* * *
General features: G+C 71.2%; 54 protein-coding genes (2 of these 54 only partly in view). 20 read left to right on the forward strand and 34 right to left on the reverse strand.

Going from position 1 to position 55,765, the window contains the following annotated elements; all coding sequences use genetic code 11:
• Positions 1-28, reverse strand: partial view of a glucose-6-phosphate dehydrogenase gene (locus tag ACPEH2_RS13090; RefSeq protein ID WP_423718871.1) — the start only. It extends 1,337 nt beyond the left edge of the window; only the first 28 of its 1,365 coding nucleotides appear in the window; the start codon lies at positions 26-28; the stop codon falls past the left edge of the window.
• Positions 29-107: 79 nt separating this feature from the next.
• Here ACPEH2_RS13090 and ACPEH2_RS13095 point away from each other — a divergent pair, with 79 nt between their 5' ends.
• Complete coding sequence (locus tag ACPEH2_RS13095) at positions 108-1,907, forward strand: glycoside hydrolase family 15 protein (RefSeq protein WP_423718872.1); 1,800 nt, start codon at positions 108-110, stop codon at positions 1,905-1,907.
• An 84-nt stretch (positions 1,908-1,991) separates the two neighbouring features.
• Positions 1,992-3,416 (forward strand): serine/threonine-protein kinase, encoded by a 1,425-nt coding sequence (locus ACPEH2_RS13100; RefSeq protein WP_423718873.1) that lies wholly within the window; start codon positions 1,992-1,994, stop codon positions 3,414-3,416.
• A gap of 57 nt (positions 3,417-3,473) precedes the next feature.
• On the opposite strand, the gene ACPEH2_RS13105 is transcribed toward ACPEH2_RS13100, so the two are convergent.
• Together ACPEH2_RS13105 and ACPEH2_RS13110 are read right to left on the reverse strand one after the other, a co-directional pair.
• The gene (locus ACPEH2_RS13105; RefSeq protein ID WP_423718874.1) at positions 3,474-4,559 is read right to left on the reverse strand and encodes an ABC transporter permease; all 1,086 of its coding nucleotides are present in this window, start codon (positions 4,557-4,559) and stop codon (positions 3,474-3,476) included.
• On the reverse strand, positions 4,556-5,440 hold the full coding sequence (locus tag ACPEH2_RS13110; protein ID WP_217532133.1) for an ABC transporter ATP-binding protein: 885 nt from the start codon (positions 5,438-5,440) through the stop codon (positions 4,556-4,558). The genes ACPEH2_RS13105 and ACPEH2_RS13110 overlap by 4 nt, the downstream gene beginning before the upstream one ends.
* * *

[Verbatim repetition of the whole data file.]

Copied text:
General features: G+C 71.2%; 54 protein-coding genes (2 of these 54 only partly in view). 20 read left to right on the forward strand and 34 right to left on the reverse strand.

Going from position 1 to position 55,765, the window contains the following annotated elements; all coding sequences use genetic code 11:
• Positions 1-28, reverse strand: partial view of a glucose-6-phosphate dehydrogenase gene (locus tag ACPEH2_RS13090; RefSeq protein ID WP_423718871.1) — the start only. It extends 1,337 nt beyond the left edge of the window; only the first 28 of its 1,365 coding nucleotides appear in the window; the start codon lies at positions 26-28; the stop codon falls past the left edge of the window.
• Positions 29-107: 79 nt separating this feature from the next.
• Here ACPEH2_RS13090 and ACPEH2_RS13095 point away from each other — a divergent pair, with 79 nt between their 5' ends.
• Complete coding sequence (locus tag ACPEH2_RS13095) at positions 108-1,907, forward strand: glycoside hydrolase family 15 protein (RefSeq protein WP_423718872.1); 1,800 nt, start codon at positions 108-110, stop codon at positions 1,905-1,907.
• An 84-nt stretch (positions 1,908-1,991) separates the two neighbouring features.
• Positions 1,992-3,416 (forward strand): serine/threonine-protein kinase, encoded by a 1,425-nt coding sequence (locus ACPEH2_RS13100; RefSeq protein WP_423718873.1) that lies wholly within the window; start codon positions 1,992-1,994, stop codon positions 3,414-3,416.
• A gap of 57 nt (positions 3,417-3,473) precedes the next feature.
• On the opposite strand, the gene ACPEH2_RS13105 is transcribed toward ACPEH2_RS13100, so the two are convergent.
• Together ACPEH2_RS13105 and ACPEH2_RS13110 are read right to left on the reverse strand one after the other, a co-directional pair.
• The gene (locus ACPEH2_RS13105; RefSeq protein ID WP_423718874.1) at positions 3,474-4,559 is read right to left on the reverse strand and encodes an ABC transporter permease; all 1,086 of its coding nucleotides are present in this window, start codon (positions 4,557-4,559) and stop codon (positions 3,474-3,476) included.
• On the reverse strand, positions 4,556-5,440 hold the full coding sequence (locus tag ACPEH2_RS13110; protein ID WP_217532133.1) for an ABC transporter ATP-binding protein: 885 nt from the start codon (positions 5,438-5,440) through the stop codon (positions 4,556-4,558). The genes ACPEH2_RS13105 and ACPEH2_RS13110 overlap by 4 nt, the downstream gene beginning before the upstream one ends.